• 15. Managed care also seeks to achieve better efficiencies in these areas by integrating the basic functions of healthcare delivery. • Medicaid—The government insurance program for the indigent. • Medicare—The government insurance program for the elderly and certain disabled individuals. • Moral hazard—The term used to explain the increased utilization of healthcare services when people have health insurance coverage. • National health insurance (NHI)—A tax-supported health plan that ensures universal access. Services are financed by the government but are rendered by private providers. • National health system (NHS)—A tax-supported health plan that ensures universal access; but in this case, the government also controls the service infrastructure. • Need for health services (in contrast to demand for health services) is based on individual judgment. The patient makes the primary determination of the need for health care and, under most circumstances, initiates contact with the system. The physician may make a professional judgment and determine need for referral to higher-level services. • Outpatient care—Refers to a patient who receives services in an outpatient setting or to the services that are delivered on an outpatient basis. Such services are also referred to as ambulatory services. • Package pricing—The bundling of related services into a package, and charging one flat fee for the package. • Phantom providers—Practitioners who generally function in an adjunct capacity. The patient does not receive direct services from them. They bill for their services separately, and the patients often wonder why they have been billed. Examples include anesthesiologists, radiologists, and pathologists. • Premium cost sharing—Refers to the common practice by employers that require their employees to pay a portion of the health insurance cost. • Primary care—Basic and routine care delivered by a general practitioner. In a managed care system, the primary care physician also makes the determination for the need for higher-level services. • A provider—Can be an individual health care professional, a group, or an institution that delivers healthcare services and receives reimbursement directly for those services. A registered nurse who is employed by a hospital is not a provider since his or her services cannot be billed for reimbursement. The same registered nurse working as a nurse practitioner in private practice could be a provider if he or she can bill for services. • The quad-function model—Includes the key functions of financing, insurance, delivery, and payment. • Reimbursement—The amount paid to a provider by the insurer. The payment may be only a portion of the actual charge. • Single-payer system—Refers to a system in which there is a single payer as opposed to multiple payers. The single payer is generally the government, as is the case in a national health insurance program. • In a socialized health insurance (SHI) system, such as in Germany, health care is financed through government mandated contributions by employers and employees. Health care is delivered by private providers.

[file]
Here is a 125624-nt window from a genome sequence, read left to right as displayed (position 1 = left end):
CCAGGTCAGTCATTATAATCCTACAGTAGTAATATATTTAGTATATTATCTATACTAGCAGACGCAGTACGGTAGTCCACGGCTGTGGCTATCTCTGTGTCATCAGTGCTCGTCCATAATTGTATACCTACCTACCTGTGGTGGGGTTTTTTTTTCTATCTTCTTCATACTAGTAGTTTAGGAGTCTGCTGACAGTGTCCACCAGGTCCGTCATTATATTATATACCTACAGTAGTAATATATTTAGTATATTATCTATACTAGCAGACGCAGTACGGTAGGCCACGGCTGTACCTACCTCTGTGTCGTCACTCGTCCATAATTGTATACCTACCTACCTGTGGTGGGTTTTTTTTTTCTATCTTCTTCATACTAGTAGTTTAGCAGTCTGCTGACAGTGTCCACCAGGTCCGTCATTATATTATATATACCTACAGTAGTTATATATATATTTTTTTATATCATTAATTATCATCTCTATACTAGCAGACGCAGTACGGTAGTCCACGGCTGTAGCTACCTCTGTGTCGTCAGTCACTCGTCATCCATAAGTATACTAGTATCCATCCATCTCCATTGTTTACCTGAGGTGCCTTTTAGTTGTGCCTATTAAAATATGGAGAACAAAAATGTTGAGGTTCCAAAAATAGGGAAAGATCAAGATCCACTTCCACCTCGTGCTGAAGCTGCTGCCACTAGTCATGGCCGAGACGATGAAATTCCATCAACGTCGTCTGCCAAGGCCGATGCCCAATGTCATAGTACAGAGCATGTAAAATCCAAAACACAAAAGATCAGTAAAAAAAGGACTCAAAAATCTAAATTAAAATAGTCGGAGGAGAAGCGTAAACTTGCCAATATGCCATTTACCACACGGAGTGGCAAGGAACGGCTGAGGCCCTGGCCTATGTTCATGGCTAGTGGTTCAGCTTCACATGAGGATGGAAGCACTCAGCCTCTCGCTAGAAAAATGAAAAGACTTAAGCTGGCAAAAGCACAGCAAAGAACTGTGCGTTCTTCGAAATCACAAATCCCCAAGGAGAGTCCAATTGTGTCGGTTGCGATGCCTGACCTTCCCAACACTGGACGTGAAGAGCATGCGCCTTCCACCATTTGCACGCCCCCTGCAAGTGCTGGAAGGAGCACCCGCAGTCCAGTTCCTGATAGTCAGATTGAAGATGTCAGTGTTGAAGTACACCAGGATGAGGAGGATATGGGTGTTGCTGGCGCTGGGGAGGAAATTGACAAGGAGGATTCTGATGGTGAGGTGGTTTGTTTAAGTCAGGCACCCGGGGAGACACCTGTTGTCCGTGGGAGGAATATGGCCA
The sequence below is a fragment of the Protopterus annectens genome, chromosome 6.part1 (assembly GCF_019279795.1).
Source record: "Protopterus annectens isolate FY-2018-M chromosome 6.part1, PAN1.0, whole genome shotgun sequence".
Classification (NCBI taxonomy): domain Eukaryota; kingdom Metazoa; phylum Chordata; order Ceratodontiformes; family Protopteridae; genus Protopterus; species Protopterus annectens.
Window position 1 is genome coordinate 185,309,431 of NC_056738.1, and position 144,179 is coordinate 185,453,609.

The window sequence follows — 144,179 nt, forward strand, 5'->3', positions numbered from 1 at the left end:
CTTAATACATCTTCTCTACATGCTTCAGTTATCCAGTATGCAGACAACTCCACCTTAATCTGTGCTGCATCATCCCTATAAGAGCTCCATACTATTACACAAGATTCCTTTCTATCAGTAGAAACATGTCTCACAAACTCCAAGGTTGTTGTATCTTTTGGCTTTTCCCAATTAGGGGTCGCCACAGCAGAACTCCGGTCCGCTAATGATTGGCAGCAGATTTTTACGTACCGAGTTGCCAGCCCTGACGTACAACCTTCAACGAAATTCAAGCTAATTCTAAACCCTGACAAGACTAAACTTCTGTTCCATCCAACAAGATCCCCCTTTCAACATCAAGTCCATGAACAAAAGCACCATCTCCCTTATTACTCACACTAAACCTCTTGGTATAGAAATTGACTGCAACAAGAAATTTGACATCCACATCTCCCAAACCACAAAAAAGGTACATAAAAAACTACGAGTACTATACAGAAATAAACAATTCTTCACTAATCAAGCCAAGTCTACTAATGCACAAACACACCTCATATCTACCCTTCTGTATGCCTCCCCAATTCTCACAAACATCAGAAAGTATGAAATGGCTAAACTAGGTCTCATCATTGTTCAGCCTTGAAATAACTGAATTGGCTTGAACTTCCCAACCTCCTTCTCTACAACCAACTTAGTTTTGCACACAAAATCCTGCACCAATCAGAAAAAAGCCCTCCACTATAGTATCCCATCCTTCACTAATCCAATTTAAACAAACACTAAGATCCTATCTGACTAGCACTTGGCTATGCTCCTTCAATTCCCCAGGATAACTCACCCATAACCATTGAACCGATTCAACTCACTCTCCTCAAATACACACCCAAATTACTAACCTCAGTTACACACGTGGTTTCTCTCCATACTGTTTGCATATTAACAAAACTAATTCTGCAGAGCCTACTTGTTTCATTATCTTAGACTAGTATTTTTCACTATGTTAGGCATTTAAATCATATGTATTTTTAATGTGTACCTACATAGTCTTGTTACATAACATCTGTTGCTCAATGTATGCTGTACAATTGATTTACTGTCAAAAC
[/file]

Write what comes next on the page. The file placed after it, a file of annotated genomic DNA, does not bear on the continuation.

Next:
• 16. • Standards of participation—Minimum quality standards established by government regulatory agencies to certify providers for delivery of services to Medicare and Medicaid patients. • Supplier-induced demand—Refers to the demand for healthcare services created by providers for their own financial benefit. • System—A network of interrelated components that have been designed to work together coherently. • Third party—An intermediary between patients and providers. Third parties carry out the functions of insurance and payment for healthcare delivery. • Uninsured—People who are without health insurance coverage. • Universal access—Means that all citizens have access to at least a basic package of healthcare services. • Utilization—Refers to the quantity of health care consumed. End Week 1 WEEK 2 Start Week 2 Objectives: Chapter 2 1. Understand definitions and differences of health, illness and sickness. 2. Know the determinants of health and health status. 3. Know the American beliefs and values in the delivery of health care. 4. Understand the factors associated with the promotion of health and the prevention of disease. 5. Develop a position on the equitable distribution of health care services. 6. Identify and compute with a formula, the basic measures of health and its utilization. Reading Assignments: a) Chapter 2, Delivering Health Care in America, 3d Edition by Shi and Singh b) Course Pack (Read until you reach “End of Week #’) c) PUBH 6134 Course Syllabus Lecture Assignments: a) View the Course Overview and Assignments Presentation including: i. Thought Worksheet Assignment Presentation